The reason this sits wrong in the pit of my stomach is that our government seems to have completely embraced hard targets for education, haven't they? After all, we've been told that "100% of our students" are going to be on grade level by 2014.In the comments, I wrote (in part):
We've been given specific targets for student growth for every year between now and then, too---and when we don't meet those targets, we're ridiculed in the press, called failures, and taken over by outside agencies. Despite working in a field that is easily as unpredictable as climate change, our government has no troubles setting hard targets for schools?
Starting off with "some set of numbers" didn't seem to bother anyone when No Child Left Behind was passed. Coercive accountability was seen as the only way to get unresponsive schools to "shape up," and urgency was necessary because to wait any longer was morally wrong.
So why are hard targets appropriate for education, but not appropriate for fighting global warming? Aren't both issues equally important?
I think the fact that the government has much more discretion over domestic policy, where the variables are better known, means that they set the hard numbers domestically. Witness for example the hard target numbers for gasoline efficiency just set for cars sold in America. (by the way does not those standards count?)Aside from my admittedly tortured grammar, I still believe this to largely be the case, domestic policy is easier to develop standards in than foriegn policy.
But there is another reason why I believe that the government is not being hypocritical when it comes to the dichotomy between climate change and education. I don't think there is any lack of consensus on the importance of education to our future. I firmly believe there is a deep lack of consensus on climate change (or at least our ability to do anything about it as a nation). Therein lies the rub. We think education is vitally important and that government can somehow make the necessary policy decisions to implement a tough educational policy, with hard targets. On the other hand, there is broad enough dissension on climate change in the opposite direction. There is a large enough percentage of people who, perhaps believing climate change is an issue, do not think the goverment capable of making any lasting change.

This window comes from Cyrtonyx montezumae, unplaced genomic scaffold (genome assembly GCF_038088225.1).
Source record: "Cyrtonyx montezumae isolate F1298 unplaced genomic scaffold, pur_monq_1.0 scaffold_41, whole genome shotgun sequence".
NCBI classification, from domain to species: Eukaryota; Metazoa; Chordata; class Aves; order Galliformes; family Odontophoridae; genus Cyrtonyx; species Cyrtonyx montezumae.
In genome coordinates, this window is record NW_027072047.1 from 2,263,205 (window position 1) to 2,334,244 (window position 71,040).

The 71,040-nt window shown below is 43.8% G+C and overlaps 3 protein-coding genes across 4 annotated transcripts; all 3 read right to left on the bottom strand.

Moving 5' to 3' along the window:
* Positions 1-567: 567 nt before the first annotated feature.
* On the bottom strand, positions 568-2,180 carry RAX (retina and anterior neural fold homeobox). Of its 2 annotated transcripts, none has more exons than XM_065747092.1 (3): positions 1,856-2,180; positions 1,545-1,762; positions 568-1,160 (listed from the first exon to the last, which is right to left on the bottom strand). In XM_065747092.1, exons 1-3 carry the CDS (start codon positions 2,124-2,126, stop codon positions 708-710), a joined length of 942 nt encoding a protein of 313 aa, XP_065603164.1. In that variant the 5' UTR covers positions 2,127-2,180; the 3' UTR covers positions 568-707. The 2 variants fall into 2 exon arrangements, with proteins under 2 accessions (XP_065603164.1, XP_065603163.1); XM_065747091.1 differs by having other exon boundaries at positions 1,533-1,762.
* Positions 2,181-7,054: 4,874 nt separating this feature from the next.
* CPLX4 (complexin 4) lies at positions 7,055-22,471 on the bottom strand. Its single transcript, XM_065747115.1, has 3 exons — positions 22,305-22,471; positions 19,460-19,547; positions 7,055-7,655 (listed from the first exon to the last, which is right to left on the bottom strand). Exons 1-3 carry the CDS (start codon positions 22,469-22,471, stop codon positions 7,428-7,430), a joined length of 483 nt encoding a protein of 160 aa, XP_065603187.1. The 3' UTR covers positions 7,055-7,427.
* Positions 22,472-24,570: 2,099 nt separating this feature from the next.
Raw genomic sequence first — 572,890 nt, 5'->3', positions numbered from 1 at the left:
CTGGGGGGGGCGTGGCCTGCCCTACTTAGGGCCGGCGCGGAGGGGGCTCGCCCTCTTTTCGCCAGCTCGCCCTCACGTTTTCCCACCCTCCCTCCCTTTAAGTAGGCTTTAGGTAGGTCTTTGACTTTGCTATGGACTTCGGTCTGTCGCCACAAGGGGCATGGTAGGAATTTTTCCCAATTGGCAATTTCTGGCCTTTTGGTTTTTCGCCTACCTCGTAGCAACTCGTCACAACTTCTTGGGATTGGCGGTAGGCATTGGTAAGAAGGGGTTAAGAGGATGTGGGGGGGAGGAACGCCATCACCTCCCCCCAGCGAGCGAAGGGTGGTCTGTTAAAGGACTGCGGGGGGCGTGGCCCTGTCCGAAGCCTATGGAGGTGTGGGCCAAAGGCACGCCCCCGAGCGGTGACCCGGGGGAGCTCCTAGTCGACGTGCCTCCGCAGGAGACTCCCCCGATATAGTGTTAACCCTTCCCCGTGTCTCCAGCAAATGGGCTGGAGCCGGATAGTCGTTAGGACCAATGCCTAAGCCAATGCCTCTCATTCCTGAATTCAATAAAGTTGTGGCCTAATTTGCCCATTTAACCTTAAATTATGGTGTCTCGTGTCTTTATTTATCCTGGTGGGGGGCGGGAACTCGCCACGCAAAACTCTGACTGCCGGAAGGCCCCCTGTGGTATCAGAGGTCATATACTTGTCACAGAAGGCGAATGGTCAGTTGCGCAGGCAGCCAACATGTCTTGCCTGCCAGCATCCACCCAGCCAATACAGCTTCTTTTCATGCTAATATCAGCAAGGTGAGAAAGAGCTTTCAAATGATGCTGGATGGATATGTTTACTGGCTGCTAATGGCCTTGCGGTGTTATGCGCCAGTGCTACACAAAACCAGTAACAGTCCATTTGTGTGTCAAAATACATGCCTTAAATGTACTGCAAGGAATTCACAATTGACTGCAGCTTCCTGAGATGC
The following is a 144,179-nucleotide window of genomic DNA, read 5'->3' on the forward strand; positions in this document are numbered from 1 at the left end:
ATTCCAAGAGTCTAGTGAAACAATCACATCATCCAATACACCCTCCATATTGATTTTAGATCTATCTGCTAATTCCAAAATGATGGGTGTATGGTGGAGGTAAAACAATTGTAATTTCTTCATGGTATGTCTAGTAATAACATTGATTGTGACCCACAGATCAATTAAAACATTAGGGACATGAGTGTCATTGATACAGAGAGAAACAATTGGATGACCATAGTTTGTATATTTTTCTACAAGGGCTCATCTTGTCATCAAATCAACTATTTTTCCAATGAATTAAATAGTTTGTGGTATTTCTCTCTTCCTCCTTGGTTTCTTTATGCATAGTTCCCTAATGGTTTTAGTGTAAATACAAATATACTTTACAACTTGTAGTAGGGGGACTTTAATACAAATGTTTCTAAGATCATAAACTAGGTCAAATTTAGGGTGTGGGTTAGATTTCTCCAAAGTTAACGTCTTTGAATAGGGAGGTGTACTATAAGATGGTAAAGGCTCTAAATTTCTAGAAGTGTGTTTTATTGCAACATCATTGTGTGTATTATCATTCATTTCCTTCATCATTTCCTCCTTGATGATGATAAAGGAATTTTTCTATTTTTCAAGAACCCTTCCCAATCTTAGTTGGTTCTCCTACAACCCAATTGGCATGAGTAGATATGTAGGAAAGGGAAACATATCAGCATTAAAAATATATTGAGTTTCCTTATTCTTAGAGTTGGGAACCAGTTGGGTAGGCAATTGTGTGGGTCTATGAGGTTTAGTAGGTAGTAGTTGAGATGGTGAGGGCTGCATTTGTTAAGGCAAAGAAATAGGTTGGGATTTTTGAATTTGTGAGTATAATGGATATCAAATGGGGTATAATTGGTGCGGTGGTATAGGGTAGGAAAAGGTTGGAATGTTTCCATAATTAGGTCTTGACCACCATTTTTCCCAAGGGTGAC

I generally don't think there is much government can do in either case and that is where I see the hypocrisy. Education policy, from everything I have seen, read, witnessed or discussed ultimate comes down to an individual family's output. That is, if the family believes it to be important, the kids in the family unit will generally do better--regardless of the circumstances they find themselves in. Government can help by providing assistance or opportunities, but unless the family takes advantage there is really little government can do.
The same holds true for the environment. Unless people are willing to make personal choices to do something to help, i.e. recycling, switching to compact flourescent bulbs, choosing cars that are better on gas mileage and other personal (and I might add market oriented) solutions, there is little government can do to mandate change and have it be effective. Government can, and has, mandated better fuel efficiency, and a growth in alternative fuels, but all that pre-supposed that people will buy those new cars or use those alternative fuels. There are an awful lot of old muscle cars, lovingly maintained, out on the road that would be exempt from new fuel standards.
So the hypocrisy in government is that it believes it can make a difference in either education or climate change via government policy. It can do neither effectively and fails on both accounts, hard targets or not.